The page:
Sunday, May 8, 2016
Review: The Mammoth Book of Best New SF 28
True to its title The Mammoth Book of Best New SF 28 is a truly mammoth collection of some of the best science fiction short stories published during 2014. The 36 stories collected here offer a wide spectrum of tales from both the biggest names in science fiction as well as truly innovative works by new, up-and-coming talents in the genre.
Most anthologies are mixed bag, like a box of chocolates you never know what you’ll find and you often end up with a large percentage of stories that just don’t resonate with you as a reader. Dozois has done a stellar job in his selection process for this anthology. I can honestly say that I enjoyed every story included, which is surprising considering all the diverse voices and distinct themes of the stories collected here.
Trying to narrow my favourites down to a list of just 10 was a harrowing task, but here are the stories that stood out.
The Fifth Dragon by Ian Macdonald: This story still retains the impact it had on me when I first read it in Reach for Infinity. A story about love, and how dreams can be made concrete through determination and hard work.
The Days of the War, As Red as Blood, As Dark as Bile by Aliette de Bodard: A powerful story where peace comes at a terrible cost.
The Regular by Ken Lui: A futuristic crime thriller where a cyborg detective is on the hunt for a serial killer who prays on escorts. Well executed, with brilliant characters and a stunning ending.
The Man Who Sold the Moon by Cory Doctorow: A touching story about how a seemingly small invention can change the world.
Slipping by Lauren Beukes: Competitive athletics is used as a testbed for experimental human augmentations. For the athletes it is a chance of a lifetime provided they are willing to push themselves far enough.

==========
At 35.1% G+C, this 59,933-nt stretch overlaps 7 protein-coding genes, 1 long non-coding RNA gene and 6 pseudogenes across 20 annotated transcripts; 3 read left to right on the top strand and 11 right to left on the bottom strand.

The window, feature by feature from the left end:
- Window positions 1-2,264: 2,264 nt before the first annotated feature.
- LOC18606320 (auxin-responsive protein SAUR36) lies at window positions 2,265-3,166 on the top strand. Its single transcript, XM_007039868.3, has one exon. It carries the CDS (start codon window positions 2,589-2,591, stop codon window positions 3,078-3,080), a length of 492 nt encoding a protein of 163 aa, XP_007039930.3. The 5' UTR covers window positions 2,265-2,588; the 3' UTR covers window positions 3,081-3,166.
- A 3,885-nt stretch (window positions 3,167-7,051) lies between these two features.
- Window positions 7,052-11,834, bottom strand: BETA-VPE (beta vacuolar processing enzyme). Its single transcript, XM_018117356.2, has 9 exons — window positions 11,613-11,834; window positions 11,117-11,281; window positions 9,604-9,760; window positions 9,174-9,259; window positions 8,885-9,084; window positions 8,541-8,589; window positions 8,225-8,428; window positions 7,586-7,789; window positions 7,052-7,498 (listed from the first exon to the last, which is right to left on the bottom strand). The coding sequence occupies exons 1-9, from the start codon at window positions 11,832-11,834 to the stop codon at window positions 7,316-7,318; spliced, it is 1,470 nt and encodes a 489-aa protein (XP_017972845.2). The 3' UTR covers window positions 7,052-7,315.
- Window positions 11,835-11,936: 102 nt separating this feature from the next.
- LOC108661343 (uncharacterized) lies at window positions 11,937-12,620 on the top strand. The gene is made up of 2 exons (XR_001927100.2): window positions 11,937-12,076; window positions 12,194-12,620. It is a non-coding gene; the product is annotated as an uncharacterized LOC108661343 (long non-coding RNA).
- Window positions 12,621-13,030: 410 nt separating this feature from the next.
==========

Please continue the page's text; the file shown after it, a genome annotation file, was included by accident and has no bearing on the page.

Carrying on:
In Babelsberg by Alastair Reynolds: A promotional tour by a sentient space probe takes a dark turn.
The Great Leap by Rachel Swirsky: A heartbreaking story exploring identity as a dying girl’s consciousness is copied into an artificial body by a father that is unwilling to lose his daughter.
Jubilee by Karl Schroeder: If I had to choose only one favourite this would be it. A brilliant and unusual love story where an entire society of couriers devote their lives to deliver the love letters of two teenagers locked in a cycle of synchronized hibernation to keep up with a universe where no FTL travel exists. An absolutely amazing premise, executed to perfection.
Prodigal Son by Allen M. Steele: A story filled with that unique sense of wonder and excitement only space exploration can provide as the Arkwright foundation sets out to provide humanity with a foothold in another star system.
Blood Wedding by Robert Reed: Two divergent evolutionary ideologies lead to a bloody clash during a wedding with far-reaching consequences and a very poignant ending.
While the stories were brilliant, I did experience a couple of issues with the particular edition I read. Lots of spelling errors seem to have slipped through the editing and proofing process. While it was not a huge problem, it was noticeable enough to distract me at times. The actual printed text also seemed rather faint; I'm not sure whether that is due to the font choice or the ink used in the printing process. Aside from that I can highly recommend this anthology.
As always the summation of the state of science fiction at the start of the anthology and the detailed author bios accompanying each story is an immensely useful resource, particularly if you find a new author whose work you would like to explore further.
The Mammoth Book of Best New SF 28 is a truly mammoth collection of some of the best science fiction short stories of 2014. If you want to explore short fiction or want to discover some new authors this would be the place to start!
The Rating: 8 (Great)
Thanks to Charlene from Jonathan Ball Publishers for the review copy.